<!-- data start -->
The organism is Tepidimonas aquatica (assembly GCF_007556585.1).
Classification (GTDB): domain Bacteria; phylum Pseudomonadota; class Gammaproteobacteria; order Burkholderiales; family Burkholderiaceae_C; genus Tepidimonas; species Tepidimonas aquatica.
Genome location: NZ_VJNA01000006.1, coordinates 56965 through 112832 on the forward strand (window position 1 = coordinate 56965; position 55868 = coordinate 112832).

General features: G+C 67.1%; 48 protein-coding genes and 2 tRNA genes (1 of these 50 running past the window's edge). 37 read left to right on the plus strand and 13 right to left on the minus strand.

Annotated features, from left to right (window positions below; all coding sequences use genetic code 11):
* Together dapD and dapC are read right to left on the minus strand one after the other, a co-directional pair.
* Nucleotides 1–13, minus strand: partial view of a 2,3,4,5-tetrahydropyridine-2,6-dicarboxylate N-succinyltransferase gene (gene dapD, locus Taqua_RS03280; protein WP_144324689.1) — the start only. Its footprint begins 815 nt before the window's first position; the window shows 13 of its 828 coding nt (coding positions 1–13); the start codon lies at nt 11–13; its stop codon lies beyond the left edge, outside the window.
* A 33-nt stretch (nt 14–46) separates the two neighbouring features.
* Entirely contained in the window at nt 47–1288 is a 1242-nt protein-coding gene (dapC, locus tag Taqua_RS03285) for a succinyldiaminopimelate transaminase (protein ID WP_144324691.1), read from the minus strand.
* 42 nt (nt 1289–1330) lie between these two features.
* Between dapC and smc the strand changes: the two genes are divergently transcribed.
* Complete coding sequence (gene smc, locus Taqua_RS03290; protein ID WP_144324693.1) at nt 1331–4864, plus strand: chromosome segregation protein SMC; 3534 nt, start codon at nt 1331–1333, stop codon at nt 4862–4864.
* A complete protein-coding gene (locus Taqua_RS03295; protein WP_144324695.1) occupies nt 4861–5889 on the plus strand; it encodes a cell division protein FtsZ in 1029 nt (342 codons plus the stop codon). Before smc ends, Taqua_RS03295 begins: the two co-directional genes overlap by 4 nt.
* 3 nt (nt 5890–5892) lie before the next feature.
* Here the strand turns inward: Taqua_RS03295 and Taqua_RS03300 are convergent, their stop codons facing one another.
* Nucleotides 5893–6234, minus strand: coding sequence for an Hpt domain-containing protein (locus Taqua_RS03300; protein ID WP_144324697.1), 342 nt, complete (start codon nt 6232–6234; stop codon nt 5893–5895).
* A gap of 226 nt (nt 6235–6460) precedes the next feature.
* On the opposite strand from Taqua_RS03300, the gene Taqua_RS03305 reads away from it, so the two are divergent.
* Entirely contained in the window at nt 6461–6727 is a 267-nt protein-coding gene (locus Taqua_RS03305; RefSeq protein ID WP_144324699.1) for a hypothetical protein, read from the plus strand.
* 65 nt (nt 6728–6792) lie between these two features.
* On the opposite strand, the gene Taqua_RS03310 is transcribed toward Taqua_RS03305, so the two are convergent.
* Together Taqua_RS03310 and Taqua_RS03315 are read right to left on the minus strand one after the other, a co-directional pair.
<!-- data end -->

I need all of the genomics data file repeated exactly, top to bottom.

The organism is Tepidimonas aquatica (assembly GCF_007556585.1).
Classification (GTDB): domain Bacteria; phylum Pseudomonadota; class Gammaproteobacteria; order Burkholderiales; family Burkholderiaceae_C; genus Tepidimonas; species Tepidimonas aquatica.
Genome location: NZ_VJNA01000006.1, coordinates 56965 through 112832 on the forward strand (window position 1 = coordinate 56965; position 55868 = coordinate 112832).

General features: G+C 67.1%; 48 protein-coding genes and 2 tRNA genes (1 of these 50 running past the window's edge). 37 read left to right on the plus strand and 13 right to left on the minus strand.

Annotated features, from left to right (window positions below; all coding sequences use genetic code 11):
* Together dapD and dapC are read right to left on the minus strand one after the other, a co-directional pair.
* Nucleotides 1–13, minus strand: partial view of a 2,3,4,5-tetrahydropyridine-2,6-dicarboxylate N-succinyltransferase gene (gene dapD, locus Taqua_RS03280; protein WP_144324689.1) — the start only. Its footprint begins 815 nt before the window's first position; the window shows 13 of its 828 coding nt (coding positions 1–13); the start codon lies at nt 11–13; its stop codon lies beyond the left edge, outside the window.
* A 33-nt stretch (nt 14–46) separates the two neighbouring features.
* Entirely contained in the window at nt 47–1288 is a 1242-nt protein-coding gene (dapC, locus tag Taqua_RS03285) for a succinyldiaminopimelate transaminase (protein ID WP_144324691.1), read from the minus strand.
* 42 nt (nt 1289–1330) lie between these two features.
* Between dapC and smc the strand changes: the two genes are divergently transcribed.
* Complete coding sequence (gene smc, locus Taqua_RS03290; protein ID WP_144324693.1) at nt 1331–4864, plus strand: chromosome segregation protein SMC; 3534 nt, start codon at nt 1331–1333, stop codon at nt 4862–4864.
* A complete protein-coding gene (locus Taqua_RS03295; protein WP_144324695.1) occupies nt 4861–5889 on the plus strand; it encodes a cell division protein FtsZ in 1029 nt (342 codons plus the stop codon). Before smc ends, Taqua_RS03295 begins: the two co-directional genes overlap by 4 nt.
* 3 nt (nt 5890–5892) lie before the next feature.
* Here the strand turns inward: Taqua_RS03295 and Taqua_RS03300 are convergent, their stop codons facing one another.
* Nucleotides 5893–6234, minus strand: coding sequence for an Hpt domain-containing protein (locus Taqua_RS03300; protein ID WP_144324697.1), 342 nt, complete (start codon nt 6232–6234; stop codon nt 5893–5895).
* A gap of 226 nt (nt 6235–6460) precedes the next feature.
* On the opposite strand from Taqua_RS03300, the gene Taqua_RS03305 reads away from it, so the two are divergent.
* Entirely contained in the window at nt 6461–6727 is a 267-nt protein-coding gene (locus Taqua_RS03305; RefSeq protein ID WP_144324699.1) for a hypothetical protein, read from the plus strand.
* 65 nt (nt 6728–6792) lie between these two features.
* On the opposite strand, the gene Taqua_RS03310 is transcribed toward Taqua_RS03305, so the two are convergent.
* Together Taqua_RS03310 and Taqua_RS03315 are read right to left on the minus strand one after the other, a co-directional pair.